Who, in June 2004, wrote the paragraph below as part of a larger Op-Ed? (See if you can answer without Googling.)
Added to this justification for war were the potential benefits to the region–the ripple effects that a free and democratic Iraqi state can still have on the Middle East. Naysayers have accused hawks of playing dice with people’s lives: How could we possibly know that a democratic Iraq would have a demonstration effect on the region? On one level, they are correct; we cannot know. But we did know what would happen if we didn’t try. The ossified situation in the Middle East, with its utter lack of political freedom or economic opportunity for millions of men and women, helps breed murderous ideologies that threaten the United States. And the region’s autocratic but pro-American regimes are increasingly incapable of stifling these deadly, anti-Western tendencies in their own people. The Saudi regime pledges its love and respect for the United States, yet 15 of 19 September 11 hijackers were Saudi. Establishing a democratic Iraq in the heart of the region was, and remains, our best chance for encouraging the necessary transformation of the Middle East. […Snip…]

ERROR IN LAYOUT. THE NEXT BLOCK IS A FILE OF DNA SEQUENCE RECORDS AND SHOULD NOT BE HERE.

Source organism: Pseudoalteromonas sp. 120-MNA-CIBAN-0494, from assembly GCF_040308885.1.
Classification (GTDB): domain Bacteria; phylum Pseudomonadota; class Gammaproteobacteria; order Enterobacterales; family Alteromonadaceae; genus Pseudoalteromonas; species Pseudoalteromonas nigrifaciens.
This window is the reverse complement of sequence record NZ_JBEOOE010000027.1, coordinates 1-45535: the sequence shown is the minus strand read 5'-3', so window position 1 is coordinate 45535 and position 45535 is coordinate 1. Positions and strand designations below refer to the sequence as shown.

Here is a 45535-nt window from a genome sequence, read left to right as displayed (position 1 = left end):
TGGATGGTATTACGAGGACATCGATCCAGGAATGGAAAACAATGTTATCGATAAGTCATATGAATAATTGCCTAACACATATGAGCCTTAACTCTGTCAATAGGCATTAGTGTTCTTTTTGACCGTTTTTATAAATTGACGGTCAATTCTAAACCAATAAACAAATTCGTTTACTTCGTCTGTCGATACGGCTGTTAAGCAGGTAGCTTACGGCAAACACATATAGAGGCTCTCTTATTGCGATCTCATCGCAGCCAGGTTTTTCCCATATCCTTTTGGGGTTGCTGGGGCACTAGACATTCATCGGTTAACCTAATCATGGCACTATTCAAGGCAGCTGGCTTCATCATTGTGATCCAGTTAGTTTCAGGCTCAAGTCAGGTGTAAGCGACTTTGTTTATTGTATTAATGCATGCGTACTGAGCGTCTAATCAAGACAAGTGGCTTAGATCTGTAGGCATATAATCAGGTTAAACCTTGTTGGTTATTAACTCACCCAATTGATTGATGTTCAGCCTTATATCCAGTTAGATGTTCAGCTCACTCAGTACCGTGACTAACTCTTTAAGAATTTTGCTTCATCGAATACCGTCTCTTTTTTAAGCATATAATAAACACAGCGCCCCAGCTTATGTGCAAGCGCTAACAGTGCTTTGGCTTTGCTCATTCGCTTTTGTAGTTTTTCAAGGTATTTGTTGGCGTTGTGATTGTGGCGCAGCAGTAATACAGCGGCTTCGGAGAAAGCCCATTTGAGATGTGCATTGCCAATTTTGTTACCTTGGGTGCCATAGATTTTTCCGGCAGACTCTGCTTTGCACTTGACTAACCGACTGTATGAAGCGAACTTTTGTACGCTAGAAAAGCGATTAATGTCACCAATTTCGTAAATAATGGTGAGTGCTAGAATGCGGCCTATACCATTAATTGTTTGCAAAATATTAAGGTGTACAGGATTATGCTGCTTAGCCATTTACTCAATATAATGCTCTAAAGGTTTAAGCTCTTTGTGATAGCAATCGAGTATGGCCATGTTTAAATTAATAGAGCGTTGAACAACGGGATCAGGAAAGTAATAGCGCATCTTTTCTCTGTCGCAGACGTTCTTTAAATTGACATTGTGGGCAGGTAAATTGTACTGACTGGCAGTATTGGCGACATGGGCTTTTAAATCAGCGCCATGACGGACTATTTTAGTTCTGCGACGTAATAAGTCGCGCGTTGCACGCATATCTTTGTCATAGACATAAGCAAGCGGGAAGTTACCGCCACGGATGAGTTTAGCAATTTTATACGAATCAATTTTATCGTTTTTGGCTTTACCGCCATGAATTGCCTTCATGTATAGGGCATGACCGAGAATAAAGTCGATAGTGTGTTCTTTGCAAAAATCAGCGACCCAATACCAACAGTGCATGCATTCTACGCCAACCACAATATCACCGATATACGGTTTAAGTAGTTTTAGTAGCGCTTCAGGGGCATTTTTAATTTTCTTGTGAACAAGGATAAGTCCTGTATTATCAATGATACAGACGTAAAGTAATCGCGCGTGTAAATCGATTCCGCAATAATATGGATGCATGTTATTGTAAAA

But were we wrong to invade? No. On the biggest question of all–whether Saddam had to go, by force if necessary–we were right. I would do it again today.
And here’s a bonus question: What foreign policy theory is being advanced? (Hint: I’ve bolded the giveaway lines…)